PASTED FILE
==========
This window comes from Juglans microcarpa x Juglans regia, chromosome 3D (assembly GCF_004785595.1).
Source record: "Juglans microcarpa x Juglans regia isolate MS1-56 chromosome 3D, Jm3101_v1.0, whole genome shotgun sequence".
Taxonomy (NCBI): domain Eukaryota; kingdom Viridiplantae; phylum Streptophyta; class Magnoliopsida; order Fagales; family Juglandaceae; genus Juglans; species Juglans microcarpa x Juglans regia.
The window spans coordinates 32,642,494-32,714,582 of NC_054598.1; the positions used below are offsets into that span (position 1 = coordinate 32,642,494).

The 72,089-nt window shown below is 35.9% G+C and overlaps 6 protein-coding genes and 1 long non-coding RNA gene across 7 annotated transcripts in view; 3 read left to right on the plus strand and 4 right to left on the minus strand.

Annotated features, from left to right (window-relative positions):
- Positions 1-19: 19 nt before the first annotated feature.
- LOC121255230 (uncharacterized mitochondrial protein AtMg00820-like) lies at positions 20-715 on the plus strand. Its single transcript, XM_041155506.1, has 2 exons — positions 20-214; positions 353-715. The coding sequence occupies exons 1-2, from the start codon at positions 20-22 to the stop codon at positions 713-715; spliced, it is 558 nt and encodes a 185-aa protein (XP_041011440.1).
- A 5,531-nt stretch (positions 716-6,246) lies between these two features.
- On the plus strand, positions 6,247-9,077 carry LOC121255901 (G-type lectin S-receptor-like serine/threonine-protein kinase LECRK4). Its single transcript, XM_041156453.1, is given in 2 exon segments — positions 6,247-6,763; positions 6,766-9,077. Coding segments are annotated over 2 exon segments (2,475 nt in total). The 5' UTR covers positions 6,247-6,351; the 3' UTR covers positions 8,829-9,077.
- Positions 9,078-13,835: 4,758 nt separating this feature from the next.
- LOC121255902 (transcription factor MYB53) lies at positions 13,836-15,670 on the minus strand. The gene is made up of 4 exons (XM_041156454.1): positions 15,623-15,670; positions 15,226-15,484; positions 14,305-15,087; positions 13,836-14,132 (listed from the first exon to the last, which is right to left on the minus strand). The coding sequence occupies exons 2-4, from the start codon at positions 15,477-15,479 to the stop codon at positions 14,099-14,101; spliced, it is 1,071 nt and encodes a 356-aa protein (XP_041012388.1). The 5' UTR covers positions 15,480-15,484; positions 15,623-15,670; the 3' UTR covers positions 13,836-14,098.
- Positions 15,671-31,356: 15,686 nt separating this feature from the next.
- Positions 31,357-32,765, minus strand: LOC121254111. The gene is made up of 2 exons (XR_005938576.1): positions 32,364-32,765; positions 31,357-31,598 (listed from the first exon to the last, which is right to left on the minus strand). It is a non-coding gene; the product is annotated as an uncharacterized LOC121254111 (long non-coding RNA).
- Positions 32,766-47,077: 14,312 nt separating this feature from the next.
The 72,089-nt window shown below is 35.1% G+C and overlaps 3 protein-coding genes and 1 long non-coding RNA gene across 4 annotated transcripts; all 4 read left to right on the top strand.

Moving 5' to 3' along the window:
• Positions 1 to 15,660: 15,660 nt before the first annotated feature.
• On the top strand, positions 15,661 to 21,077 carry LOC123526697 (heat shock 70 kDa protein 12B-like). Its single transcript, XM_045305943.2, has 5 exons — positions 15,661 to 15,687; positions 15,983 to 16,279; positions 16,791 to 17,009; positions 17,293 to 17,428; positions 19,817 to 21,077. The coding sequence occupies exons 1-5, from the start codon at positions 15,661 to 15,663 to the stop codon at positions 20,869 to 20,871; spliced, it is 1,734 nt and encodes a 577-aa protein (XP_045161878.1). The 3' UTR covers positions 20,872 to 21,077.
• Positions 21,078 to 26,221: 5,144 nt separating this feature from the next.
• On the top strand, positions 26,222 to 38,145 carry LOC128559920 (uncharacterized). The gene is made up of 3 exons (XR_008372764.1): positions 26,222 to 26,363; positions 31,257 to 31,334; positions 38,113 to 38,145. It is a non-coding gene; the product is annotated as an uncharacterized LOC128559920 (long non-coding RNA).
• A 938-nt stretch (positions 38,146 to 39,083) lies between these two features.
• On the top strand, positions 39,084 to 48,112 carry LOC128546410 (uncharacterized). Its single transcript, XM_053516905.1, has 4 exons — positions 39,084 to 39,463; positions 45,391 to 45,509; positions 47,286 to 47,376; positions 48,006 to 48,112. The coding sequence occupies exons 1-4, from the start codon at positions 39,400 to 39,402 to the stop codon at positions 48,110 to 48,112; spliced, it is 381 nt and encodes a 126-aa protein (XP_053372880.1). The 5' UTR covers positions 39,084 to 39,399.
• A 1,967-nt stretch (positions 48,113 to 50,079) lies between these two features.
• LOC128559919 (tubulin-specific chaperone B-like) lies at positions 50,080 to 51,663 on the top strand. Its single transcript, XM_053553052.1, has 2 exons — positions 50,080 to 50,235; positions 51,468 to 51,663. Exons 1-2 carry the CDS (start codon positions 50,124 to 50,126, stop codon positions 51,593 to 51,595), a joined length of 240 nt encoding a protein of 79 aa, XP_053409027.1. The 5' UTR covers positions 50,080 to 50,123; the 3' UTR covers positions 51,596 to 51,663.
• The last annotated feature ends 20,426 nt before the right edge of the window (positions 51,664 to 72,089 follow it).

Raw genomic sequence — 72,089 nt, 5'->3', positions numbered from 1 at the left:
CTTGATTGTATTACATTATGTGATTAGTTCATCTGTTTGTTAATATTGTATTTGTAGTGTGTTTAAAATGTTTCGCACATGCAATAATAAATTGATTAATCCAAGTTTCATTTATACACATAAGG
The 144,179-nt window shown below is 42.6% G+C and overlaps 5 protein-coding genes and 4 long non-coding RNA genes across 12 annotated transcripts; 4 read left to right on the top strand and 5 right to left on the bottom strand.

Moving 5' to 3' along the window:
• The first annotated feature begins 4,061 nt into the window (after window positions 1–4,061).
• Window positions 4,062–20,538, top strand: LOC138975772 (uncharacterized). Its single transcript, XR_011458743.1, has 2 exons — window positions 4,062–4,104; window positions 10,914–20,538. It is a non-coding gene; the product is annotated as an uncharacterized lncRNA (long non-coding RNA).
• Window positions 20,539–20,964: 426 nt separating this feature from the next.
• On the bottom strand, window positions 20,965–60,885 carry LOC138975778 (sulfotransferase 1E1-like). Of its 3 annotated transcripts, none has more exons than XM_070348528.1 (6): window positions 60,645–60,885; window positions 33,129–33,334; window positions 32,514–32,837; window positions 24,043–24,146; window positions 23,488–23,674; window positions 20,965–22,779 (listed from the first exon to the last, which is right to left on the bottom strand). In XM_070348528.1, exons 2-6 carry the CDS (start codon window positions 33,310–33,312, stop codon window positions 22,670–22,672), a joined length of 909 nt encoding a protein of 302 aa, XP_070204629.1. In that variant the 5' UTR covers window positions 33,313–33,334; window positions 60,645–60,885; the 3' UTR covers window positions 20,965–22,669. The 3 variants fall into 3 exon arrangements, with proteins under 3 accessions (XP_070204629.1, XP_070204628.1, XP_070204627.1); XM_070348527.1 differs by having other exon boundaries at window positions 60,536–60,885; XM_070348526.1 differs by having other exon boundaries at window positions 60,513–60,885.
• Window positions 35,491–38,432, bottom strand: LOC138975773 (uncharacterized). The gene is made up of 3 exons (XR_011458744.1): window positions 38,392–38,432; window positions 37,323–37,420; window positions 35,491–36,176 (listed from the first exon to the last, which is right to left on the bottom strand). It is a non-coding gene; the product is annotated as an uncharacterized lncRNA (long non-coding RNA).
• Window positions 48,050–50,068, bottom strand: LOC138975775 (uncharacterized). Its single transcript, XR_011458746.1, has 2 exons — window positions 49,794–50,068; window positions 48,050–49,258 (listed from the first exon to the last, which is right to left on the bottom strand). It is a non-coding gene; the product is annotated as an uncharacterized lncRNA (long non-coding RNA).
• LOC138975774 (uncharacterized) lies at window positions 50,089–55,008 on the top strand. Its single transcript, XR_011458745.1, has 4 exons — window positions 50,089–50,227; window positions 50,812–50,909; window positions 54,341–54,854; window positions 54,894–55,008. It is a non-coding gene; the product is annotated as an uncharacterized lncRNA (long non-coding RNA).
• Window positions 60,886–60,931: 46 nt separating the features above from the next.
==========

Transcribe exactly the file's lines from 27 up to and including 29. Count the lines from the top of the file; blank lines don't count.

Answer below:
Raw genomic sequence — 72,089 nt, 5'->3', positions numbered from 1 at the left:
CTTGATTGTATTACATTATGTGATTAGTTCATCTGTTTGTTAATATTGTATTTGTAGTGTGTTTAAAATGTTTCGCACATGCAATAATAAATTGATTAATCCAAGTTTCATTTATACACATAAGG
The 144,179-nt window shown below is 42.6% G+C and overlaps 5 protein-coding genes and 4 long non-coding RNA genes across 12 annotated transcripts; 4 read left to right on the top strand and 5 right to left on the bottom strand.